Aim: To investigate diabetes prevalence in rural areas globally and how it has changed over time in high-income countries (HIC) and low-middle income countries (LMIC).
Methods: We systematically searched four electronic databases (MEDLINE, EMBASE, Cochrane Library, and CINAHL) for studies reporting rural prevalence of diabetes between January 1990 and January 2012. We used random effect meta-analysis to estimate pooled prevalence and metaregression to identify factors that may be associated with our estimates.
Findings: We included 109 population-based surveys involving 1,100,746 individuals. Pooled global rural prevalence of diabetes was 6.8% (95% confidence intervals: 6.1-7.6) with no gender difference. Considering five-year increments between 1985 and 2011, when studies were conducted, global rural prevalence was 5.7% (3.5-7.9) during 1985-1989 and 8.7% (6.8-10.7) during 2005-2011. In LMICs, rural diabetes prevalence was 1.8% (1.0-2.6) during 1985-1989 and 7.5% (5.6-9.5) during 2005-2011. In HICs, rural diabetes prevalence was 8.2% (6.0-10.4) during 1985-1989 and 14.3% (8.7-20) in the most recent period.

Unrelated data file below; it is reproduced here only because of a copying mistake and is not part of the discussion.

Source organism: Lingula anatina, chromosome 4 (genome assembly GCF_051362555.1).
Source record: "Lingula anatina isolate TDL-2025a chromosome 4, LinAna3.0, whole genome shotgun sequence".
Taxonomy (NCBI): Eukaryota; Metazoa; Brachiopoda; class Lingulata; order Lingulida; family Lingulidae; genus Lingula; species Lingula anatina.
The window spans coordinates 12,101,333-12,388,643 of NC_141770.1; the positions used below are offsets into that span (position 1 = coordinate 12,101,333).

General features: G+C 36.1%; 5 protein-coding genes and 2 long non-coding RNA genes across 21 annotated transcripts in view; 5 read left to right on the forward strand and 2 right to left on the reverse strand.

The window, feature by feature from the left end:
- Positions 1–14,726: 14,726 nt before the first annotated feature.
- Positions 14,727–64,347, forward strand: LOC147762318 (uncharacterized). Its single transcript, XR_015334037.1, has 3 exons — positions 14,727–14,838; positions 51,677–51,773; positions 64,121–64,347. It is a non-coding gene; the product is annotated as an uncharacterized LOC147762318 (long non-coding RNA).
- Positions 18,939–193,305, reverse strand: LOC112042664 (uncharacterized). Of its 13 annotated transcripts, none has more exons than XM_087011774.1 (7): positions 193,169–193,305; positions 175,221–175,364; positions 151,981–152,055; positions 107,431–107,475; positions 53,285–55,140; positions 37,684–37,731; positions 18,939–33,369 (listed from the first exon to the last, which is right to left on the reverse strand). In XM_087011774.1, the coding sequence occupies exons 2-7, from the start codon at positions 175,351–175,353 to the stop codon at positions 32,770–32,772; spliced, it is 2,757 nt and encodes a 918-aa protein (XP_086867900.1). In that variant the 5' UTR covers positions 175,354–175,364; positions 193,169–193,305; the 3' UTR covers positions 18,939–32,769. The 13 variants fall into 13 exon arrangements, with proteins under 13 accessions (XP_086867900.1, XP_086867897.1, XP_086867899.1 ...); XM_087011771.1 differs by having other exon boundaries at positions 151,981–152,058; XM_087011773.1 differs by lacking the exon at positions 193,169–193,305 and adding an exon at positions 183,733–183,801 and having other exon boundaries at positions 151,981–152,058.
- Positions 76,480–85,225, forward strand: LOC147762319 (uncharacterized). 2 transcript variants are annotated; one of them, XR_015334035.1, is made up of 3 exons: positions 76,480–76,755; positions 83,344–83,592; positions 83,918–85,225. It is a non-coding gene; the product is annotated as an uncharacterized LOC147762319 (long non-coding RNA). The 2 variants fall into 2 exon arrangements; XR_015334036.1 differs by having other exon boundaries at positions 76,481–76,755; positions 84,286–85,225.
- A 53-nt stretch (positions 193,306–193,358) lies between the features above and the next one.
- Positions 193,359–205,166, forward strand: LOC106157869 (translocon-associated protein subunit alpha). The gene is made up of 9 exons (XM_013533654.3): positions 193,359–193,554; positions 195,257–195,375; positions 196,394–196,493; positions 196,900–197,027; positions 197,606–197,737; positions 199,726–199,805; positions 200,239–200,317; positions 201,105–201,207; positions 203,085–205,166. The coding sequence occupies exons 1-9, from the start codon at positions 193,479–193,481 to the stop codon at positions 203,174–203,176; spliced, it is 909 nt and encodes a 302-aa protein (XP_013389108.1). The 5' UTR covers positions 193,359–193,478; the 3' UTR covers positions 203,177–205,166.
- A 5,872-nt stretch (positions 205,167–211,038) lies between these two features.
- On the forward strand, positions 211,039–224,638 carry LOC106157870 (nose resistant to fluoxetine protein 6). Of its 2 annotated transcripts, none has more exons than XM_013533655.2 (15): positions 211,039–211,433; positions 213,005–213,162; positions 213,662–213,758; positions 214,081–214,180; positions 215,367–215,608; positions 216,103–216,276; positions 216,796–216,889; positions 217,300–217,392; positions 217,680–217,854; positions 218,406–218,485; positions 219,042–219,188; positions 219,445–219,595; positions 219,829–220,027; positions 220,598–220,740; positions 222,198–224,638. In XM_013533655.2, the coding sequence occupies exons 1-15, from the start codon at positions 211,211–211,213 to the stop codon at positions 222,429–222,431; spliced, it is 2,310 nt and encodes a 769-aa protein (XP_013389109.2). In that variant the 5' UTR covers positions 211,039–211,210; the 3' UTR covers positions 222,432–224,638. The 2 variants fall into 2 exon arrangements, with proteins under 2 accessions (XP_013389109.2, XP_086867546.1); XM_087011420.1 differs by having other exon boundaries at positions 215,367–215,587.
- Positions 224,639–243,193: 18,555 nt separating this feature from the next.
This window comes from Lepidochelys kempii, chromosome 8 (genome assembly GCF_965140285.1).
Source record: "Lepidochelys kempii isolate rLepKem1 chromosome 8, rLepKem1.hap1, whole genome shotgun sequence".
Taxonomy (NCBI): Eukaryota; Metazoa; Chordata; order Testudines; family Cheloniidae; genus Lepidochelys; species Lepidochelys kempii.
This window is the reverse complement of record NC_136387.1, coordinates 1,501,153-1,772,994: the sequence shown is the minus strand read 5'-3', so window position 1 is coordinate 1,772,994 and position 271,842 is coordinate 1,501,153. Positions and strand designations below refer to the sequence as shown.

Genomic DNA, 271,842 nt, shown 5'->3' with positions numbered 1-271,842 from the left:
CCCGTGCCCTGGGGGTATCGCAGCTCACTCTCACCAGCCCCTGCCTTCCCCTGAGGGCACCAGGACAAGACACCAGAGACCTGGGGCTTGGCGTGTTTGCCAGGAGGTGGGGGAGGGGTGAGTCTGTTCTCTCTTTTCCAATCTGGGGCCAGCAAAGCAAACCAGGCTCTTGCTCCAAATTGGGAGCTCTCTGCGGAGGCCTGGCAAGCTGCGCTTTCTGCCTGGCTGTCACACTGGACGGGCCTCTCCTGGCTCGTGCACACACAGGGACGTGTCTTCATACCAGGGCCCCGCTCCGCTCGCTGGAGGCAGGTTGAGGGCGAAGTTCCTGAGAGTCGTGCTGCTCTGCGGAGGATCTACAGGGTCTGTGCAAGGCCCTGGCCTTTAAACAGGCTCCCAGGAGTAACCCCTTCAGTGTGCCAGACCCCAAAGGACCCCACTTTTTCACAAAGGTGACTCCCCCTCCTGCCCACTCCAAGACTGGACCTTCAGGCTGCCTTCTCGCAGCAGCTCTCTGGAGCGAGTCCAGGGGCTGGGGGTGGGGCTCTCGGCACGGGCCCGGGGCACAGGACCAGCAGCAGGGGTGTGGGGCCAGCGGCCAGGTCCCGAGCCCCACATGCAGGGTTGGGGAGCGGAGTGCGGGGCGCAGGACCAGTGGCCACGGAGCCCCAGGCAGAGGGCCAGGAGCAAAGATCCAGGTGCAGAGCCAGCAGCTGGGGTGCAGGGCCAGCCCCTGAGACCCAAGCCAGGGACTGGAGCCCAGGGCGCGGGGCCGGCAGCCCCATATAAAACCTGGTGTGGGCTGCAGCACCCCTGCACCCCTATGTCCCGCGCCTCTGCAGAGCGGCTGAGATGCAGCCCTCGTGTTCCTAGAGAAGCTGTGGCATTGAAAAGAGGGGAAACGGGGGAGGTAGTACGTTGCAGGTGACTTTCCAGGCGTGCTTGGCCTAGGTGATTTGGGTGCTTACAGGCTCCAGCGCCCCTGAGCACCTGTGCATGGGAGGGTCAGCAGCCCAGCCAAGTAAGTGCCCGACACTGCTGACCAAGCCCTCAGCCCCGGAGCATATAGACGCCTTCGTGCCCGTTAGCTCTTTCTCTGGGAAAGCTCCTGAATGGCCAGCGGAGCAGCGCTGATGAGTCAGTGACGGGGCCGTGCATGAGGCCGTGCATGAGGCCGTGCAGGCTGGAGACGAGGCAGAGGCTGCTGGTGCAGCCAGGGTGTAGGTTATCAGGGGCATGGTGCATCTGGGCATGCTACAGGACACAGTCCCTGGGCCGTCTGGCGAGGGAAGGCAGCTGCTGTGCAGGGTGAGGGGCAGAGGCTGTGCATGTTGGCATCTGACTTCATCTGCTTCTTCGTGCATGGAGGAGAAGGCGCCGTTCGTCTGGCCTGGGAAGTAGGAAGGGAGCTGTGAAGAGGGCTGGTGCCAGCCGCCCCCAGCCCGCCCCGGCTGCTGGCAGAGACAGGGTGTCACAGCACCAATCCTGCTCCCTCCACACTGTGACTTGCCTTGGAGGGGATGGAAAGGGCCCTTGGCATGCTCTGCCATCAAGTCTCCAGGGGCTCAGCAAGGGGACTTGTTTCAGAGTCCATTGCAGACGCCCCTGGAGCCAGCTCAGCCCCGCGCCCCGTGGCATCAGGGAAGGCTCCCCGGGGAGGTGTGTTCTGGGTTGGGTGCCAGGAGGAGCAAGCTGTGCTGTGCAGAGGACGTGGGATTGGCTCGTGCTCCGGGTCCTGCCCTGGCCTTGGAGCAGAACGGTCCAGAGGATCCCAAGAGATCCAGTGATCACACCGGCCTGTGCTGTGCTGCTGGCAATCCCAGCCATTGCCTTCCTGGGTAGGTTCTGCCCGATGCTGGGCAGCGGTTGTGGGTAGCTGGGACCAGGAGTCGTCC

Conclusion: Diabetes prevalence has increased in all rural areas globally but relative growth was faster in LMIC than HIC rural areas. These data suggest a need to expand diabetes surveillance to rural areas using standardized measures, as well as the need to devise and deploy appropriate prevention and control interventions.
Keywords: Diabetes; Global; Prevalence; Rural population.
Copyright © 2014 Elsevier Ireland Ltd. All rights reserved.